UK on-shore air support and maintenance provider Specialist Aviation Services (SAS) is looking to expand its offshore service provision portfolio to exploit the burgeoning demand for aerial support around the globe.

The 25-year-old, privately-owned company had focused exclusively on on-shore air operations until 2010, through its Police Aviation Services and Medical Aviation Services subsidiaries.

"Last year we won the contract from [maintenance provider] Trinity House to transport technicians and equipment to about 50 remote lighthouses around the English and Welsh coasts," said SAS sales and marketing director Nigel Lemon.

"We have invested heavily to support this contract.

SAS MD Explorer,

 © Dan Thisdell/Flightglobal

This SAS-supplied MD Explorer was a Helitech highlight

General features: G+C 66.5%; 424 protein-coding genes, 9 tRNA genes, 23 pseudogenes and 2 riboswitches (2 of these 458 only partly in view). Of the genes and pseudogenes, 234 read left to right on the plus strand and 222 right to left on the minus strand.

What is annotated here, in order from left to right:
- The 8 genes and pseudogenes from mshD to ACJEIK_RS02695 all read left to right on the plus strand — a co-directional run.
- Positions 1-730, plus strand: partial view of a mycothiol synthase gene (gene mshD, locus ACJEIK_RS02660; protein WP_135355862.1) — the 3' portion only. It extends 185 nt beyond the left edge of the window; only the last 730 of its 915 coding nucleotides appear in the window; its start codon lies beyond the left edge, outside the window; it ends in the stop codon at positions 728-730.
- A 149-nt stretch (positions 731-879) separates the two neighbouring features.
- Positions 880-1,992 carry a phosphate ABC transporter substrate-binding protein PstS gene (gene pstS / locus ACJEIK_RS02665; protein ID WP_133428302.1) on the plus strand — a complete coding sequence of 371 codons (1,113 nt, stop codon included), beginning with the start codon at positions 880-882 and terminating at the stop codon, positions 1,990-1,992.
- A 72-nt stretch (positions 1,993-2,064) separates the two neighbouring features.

"Our helicopters, for example, have a range of safety equipment including floats, deployable beacons and underwater emergency egress lighting.

"Also, our pilots have undergone underwater emergency training too. It makes sense therefore to build on this investment and look for other contracts within the offshore environment."

The Cheltenham-based company has the largest fleet of MD Explorers in the world, with 10 of the types in service, and looks after 20 other helicopters on behalf of clients, including many UK police forces and air ambulance providers. It also offers third-party completions and maintenance to operators around the world.

Earlier this month the firm secured a contract from Luxembourg Air Rescue, to maintain its six Explorers. "We are not going to compromise our on-shore operation," Lemon said. "We have built up a very strong and profitable business, which has been stable and successful throughout the downturn. Our contracts are long-term and our customers are not as exposed to these economic cycles, like charter operators are for example."

SAS is not looking at the oil and gas offshore transportation market, but is hoping to secure other offshore utility work and extra lighthouse support contracts around the UK, as they come up for renewal.

Source: Flight International